postheadericon Karn't Breakout Setter's Report Part1


Back in June last year, having collected some controls at the end of the Oz Championships, I had a brief chat to Jim Langford about volunteering to help set or vet a Rogaine. Before I knew it, I was volunteered to set the next March 6 hour event.

I’d heard that Alcoa were going to be moving their mining operations north towards Karnet and so thought it would be good to get a Rogaine up there before everyone was locked out of the area. Since it was only about twenty minutes from home, I’d also be
saving myself some travel time.

I consulted my fellow setter to see what he thought, and he kindly offered to allow me to get all the approvals sorted out. When I was ready to start setting he would be ready to help out. So I started searching the area for a suitable Hash House site outside the drinking water catchment and finally, by chance, I knocked on Ruth Fawcett’s door. Ruth and Geoff were more than happy to have a few hundred people camped out in their orchard, and walking all over the place.

Several months later, just in time for Christmas, I received the formal approval from DEC to use an area bounded by the Reservoir Protection Zones of North Dandalup Dam to the southwest and Serpentine Dam to the east, an area to be imminently closed off by Alcoa to the southeast and private land to the west and north. This, I thought, gave me an area just big enough for a six hour Rogaine ... little did I know.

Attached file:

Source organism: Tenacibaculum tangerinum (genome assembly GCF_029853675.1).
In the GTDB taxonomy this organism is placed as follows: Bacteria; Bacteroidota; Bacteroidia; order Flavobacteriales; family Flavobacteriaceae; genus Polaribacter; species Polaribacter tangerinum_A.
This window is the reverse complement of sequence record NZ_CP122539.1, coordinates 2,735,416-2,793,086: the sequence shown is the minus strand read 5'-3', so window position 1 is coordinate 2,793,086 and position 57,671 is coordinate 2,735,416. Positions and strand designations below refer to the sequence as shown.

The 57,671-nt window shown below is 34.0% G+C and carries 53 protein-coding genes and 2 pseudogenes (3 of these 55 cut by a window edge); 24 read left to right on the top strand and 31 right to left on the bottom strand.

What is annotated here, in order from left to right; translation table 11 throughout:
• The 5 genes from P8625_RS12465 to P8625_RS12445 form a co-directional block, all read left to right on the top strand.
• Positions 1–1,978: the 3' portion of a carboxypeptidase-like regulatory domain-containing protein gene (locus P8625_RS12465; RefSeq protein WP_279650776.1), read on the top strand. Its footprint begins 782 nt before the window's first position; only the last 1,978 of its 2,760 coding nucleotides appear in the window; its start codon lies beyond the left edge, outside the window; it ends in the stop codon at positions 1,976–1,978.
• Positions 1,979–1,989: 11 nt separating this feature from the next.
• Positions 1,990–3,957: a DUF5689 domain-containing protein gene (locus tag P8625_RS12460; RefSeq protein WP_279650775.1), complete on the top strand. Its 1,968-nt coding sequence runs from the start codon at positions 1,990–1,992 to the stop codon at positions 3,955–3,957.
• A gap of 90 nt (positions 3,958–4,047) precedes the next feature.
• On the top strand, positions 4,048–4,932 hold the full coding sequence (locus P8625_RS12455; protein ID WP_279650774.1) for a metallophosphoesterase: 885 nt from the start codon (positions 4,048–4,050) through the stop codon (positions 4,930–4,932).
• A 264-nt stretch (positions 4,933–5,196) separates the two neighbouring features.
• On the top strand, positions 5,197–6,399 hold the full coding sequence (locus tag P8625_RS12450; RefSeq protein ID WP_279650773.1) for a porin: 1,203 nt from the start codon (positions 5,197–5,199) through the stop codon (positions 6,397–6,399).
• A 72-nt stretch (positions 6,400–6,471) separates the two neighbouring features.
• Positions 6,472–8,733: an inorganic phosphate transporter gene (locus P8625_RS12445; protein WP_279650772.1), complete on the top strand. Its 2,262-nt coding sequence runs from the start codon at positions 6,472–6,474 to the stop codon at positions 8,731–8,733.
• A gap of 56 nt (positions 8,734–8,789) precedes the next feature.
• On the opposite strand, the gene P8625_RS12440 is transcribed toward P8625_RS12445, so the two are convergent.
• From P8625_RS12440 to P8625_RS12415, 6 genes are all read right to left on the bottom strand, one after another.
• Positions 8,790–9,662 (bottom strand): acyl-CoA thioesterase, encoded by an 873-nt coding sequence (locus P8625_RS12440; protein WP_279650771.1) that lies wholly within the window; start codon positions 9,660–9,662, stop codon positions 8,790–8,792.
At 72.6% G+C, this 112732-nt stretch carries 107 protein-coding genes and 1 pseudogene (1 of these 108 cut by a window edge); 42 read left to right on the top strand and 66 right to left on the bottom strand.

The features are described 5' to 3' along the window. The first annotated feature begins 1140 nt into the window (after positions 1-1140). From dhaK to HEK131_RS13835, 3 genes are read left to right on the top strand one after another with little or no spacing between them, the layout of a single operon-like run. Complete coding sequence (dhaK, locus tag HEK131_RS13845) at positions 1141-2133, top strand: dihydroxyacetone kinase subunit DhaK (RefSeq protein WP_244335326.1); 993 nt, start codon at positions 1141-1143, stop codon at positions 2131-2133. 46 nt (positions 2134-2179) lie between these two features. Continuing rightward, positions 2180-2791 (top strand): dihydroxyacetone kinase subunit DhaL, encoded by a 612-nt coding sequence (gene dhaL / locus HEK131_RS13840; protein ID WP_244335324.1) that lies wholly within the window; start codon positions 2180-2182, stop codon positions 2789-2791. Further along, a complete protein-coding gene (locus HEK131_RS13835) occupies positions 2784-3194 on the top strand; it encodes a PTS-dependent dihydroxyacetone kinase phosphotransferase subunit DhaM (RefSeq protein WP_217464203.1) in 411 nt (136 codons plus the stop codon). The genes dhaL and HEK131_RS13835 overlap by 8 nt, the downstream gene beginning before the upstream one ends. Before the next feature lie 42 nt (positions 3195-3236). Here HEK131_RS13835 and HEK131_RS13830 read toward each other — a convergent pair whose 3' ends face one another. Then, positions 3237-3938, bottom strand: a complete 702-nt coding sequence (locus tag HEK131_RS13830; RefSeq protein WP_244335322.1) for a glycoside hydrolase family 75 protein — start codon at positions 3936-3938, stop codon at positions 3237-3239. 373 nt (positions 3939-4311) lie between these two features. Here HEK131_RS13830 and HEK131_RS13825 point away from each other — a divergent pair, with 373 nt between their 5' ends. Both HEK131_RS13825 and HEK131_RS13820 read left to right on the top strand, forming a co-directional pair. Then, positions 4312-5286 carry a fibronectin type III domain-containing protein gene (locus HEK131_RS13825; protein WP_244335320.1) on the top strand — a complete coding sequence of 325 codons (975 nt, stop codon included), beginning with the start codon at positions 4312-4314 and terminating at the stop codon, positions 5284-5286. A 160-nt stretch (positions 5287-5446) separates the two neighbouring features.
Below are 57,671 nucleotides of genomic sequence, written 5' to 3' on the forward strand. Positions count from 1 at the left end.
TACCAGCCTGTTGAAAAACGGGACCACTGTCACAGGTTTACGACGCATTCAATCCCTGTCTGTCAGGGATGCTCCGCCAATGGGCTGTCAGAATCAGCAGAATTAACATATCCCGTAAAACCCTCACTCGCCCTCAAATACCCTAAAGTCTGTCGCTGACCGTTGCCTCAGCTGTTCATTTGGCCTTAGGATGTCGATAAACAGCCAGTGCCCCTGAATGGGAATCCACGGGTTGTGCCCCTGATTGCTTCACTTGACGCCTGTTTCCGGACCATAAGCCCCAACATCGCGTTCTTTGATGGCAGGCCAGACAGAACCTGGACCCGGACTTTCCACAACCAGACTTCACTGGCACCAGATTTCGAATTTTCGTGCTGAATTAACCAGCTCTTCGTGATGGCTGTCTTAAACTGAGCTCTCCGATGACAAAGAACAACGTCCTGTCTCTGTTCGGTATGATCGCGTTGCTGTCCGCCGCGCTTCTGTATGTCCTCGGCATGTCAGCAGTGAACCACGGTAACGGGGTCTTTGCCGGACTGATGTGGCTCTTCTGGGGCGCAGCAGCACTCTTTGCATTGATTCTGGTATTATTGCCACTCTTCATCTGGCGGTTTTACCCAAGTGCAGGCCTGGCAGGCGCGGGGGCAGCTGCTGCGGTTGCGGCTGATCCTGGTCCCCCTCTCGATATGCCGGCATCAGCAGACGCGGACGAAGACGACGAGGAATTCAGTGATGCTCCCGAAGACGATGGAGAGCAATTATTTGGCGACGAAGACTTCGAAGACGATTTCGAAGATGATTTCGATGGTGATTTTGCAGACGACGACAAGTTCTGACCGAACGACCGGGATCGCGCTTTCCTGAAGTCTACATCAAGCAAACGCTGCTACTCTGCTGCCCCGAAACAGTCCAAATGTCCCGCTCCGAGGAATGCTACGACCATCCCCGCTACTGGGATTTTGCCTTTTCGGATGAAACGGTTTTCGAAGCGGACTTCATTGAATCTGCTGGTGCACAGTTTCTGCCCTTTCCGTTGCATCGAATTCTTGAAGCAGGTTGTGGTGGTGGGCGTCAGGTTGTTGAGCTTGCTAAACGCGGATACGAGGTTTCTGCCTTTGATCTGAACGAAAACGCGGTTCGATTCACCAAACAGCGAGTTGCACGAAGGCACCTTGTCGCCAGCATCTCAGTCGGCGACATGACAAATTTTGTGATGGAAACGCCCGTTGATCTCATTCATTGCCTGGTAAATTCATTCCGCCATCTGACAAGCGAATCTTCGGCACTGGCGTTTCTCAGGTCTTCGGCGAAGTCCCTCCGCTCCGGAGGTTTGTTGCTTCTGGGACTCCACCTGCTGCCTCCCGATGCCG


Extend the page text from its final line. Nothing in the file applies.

In early January, Gary Carroll got me started with OCAD and the map data. Somewhat behind schedule with the setting process, I was now ready to get my fellow setter involved and start setting controls. Alas, I found that he was going to be away for all of January. So, with the setting and vetting team now reduced to a team of one (me), Gary started a flurry of emails which, within a couple of days, resulted in Peter Beyer joining me with the setting and Wil and Ricky coming on board as vetters.

Within 24 hours of Peter joining the team we were out setting our first controls and, with some careful alignment of our calendars, just over three weeks later (one of which I was away on holidays) we finished setting our last control and celebrated with an elated run back to the car.

By this stage it had become evident that we probably had a much bigger area than we needed. With no obvious area that could be cut from the map we figured the larger map provided more route choices, so we stuck with what we had planned. The gullies, both broad/indistinct and well-defined, had shown themselves to be full of sometimes impenetrable vegetation.

Wil and Ricky (with some secret helpers) soon vetted all the controls and, with a few minor changes to control locations and adding “broad” to half the control descriptions, the map and control descriptions were done.

...Now it was time to hang the controls and Wil and I wanted to check out the steep gully north of 102 (to see what it would be like traversing between 102 and 75). So we parked just south of 102 which we hung. Then we split up, with Wil going to 20 and I going to 75, planning to meet up again at 76 and continue on back to our other car which we’d left at the lookout at 103. This was when the fun started. After descending
most of the way to the river bed I realised I was no longer carrying the control for 75, so I had to head back up the hill searching for where I’d dropped it. A quick call to Wil over the dodgy mobile coverage revealed that he wasn’t having much luck getting to 20 either as he couldn’t find a place to get down into the dry river bed. Eventually, after doubling back all the way up the hill to 102 and back down a bit, I was
lucky enough to find the control on the ground. In the meantime Wil had doubled back to 74, which we’d already hung, to get across the river. Finally about two hours after starting off for 102 we finished the 3 km back to Wil’s car at 103 (the trials and tribulations are sometimes the most fun and the most memorable).

Shane Lewis

Last Updated (Thursday, 08 April 2010 21:02)